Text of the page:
Adolescence is a risk-taking jungle that we have all worked to navigate. At some point, the pre-frontal cortex has to create perspective and it does this by assessing, processing, understanding, and learning from challenges and risks. The prerequisite to all of this is risk, itself. To be presented with risk is the easy part. To be able to understand why something is risky is much more difficult.
What this does mean for each adolescent, though, is very different. The idea of what is risky spans a great spectrum. For some it might be as extreme as skydiving or drinking and driving. For others, it could be about talking to someone unfamiliar or posting on social media. In order for kids to start to develop their risk calculus, they have to be encouraged to take their space and time with decisions which you or I might find totally innocuous- even silly (REMINDER: every person reading this took the same time and space for similar decisions during their own adolescence). For example, responding to- or how to compose- a text message, or whether they should be seen with a certain friend in a certain place and how that might be perceived can each be tremendously challenging. We think: clear communication is important; spend time with friends, whenever you have the chance. A teen’s understanding, though, is so much more delicate and nuanced. This is nothing new even though the particular challenges may be, perhaps. Obviously, text messaging was not around when you were a teen, but the decision-making process they are undertaking was. Try not to be too surprised. In fact, give them more room to navigate these scenarios.
Your friends or society, in general, might tell you that your teen is being selfish by fussing over these details but actually they are being exactly as they should. Selfishness is imperative to building perspective. For teens, self interest can be more akin to self-preservation. And this demonstration of vulnerability is the essence of building empathy and emotional intelligence. Because teens are so concerned with the way the world is perceiving all of their big decisions (though, again, these may be small to you), their fragility and aversion to judgment from parents and close adults is heightened.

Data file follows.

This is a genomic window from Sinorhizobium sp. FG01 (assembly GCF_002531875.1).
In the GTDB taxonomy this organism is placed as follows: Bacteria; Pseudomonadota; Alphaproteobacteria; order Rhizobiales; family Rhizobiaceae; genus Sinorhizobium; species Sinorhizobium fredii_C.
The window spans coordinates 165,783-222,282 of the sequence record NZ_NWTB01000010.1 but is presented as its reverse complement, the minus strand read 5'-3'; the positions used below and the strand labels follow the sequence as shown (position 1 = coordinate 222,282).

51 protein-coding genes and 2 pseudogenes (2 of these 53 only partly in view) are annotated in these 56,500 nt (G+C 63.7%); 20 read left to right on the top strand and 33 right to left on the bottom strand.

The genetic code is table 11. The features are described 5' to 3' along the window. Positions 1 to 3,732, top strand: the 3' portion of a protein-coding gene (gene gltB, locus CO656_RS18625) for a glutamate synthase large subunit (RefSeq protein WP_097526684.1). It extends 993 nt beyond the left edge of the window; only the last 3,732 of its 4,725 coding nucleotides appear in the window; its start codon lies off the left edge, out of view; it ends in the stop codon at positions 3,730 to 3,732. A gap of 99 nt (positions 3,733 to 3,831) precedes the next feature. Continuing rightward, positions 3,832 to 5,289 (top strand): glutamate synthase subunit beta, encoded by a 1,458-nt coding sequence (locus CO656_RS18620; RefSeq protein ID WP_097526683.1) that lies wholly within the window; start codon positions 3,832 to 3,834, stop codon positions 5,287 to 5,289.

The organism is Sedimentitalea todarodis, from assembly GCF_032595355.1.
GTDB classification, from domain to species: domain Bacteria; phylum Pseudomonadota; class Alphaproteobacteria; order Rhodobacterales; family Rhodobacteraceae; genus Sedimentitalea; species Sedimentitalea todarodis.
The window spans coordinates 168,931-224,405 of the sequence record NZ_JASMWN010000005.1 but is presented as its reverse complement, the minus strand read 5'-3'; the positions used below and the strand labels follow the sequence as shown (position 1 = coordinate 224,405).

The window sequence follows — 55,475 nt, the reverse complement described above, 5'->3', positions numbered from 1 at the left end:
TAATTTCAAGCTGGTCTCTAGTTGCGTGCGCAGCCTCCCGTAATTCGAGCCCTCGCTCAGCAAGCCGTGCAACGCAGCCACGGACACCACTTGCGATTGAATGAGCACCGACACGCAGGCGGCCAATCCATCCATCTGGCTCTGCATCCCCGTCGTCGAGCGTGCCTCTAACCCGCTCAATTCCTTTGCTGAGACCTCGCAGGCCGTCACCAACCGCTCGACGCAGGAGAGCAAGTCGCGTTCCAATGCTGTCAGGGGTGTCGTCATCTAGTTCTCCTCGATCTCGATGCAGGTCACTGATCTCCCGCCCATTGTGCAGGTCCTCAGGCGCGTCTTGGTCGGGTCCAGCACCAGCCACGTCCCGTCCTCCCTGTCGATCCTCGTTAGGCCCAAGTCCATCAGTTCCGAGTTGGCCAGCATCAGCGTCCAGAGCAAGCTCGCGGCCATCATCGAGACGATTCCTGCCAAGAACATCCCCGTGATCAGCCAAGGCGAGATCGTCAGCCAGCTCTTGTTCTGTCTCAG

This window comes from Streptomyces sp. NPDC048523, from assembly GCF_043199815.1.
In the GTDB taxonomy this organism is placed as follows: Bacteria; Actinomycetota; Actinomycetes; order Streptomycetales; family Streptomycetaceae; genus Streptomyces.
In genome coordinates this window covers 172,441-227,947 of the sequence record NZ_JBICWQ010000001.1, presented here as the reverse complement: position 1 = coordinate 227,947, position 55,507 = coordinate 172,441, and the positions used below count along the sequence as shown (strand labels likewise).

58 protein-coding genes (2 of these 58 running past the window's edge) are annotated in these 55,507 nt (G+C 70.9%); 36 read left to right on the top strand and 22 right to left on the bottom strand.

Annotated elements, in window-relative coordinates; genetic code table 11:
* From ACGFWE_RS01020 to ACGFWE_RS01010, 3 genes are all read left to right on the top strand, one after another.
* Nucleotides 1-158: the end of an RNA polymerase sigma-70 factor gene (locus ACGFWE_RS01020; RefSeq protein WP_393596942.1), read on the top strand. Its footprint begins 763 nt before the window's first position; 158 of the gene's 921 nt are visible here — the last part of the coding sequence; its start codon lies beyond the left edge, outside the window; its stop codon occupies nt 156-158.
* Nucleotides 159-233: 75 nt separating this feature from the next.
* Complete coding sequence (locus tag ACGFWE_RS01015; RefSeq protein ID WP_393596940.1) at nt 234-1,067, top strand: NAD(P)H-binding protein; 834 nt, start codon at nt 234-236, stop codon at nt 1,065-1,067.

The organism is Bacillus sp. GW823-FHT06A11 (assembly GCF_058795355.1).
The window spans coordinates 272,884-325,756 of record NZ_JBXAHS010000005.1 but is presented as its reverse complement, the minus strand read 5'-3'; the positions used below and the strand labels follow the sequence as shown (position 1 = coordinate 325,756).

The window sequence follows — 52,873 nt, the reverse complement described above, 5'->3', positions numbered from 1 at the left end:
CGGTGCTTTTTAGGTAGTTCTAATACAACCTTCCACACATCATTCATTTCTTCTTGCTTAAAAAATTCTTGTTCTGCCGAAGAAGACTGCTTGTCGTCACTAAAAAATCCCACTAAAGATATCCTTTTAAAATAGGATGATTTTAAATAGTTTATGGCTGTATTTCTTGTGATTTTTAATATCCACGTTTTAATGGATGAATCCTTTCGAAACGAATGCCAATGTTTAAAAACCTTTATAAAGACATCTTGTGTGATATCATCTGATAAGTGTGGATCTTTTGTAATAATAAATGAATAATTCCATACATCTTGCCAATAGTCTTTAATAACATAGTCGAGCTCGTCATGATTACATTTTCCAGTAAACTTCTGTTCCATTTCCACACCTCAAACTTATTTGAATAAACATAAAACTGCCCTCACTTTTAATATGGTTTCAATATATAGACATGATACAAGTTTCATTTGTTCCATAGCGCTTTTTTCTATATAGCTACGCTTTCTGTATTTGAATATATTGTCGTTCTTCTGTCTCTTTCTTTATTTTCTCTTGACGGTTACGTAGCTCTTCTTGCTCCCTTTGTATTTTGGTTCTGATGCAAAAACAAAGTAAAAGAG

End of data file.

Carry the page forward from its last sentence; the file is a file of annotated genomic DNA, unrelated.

Try to remember this. Always. With decisions that might seem so disproportionately irrelevant to you, a teenager could be processing them in the most significant and meaningful way possible. Oftentimes it is not what they focus on that matters. Instead, it is how they are able to sort through it and construct their conclusion. You see them agonizing over the wording of a text message. But this does not mean that wording of text messages will always be distressing.
You see them agonizing over the wording of a text message. But this does not mean that wording of text messages will always be distressing.
What it means is that they are learning the calculus of communication and trying to play through the scenarios of the world around them and the impact of language. This is good. This is development. It is a much better builder of perspective than, say, bungee jumping off a bridge or other extreme sports, which are not actually geared to teach anything about processing and recognizing risk. They are simply risky, which is very different.
Some things to remember when you find yourself questioning or criticizing your teenager’s decision-making:
1) Take a deep breath.
2) Give him/her space.
3) Be encouraging (“I trust you will make a good choice”, “I’m so proud of how much you care”)
4) Bring up a happy memory you both share.
5) When he/she is ready to talk, discuss something that is not personal but more global (i.e. a recent news article, book, or film, for example).
6) As always, tell him/her “I love you”.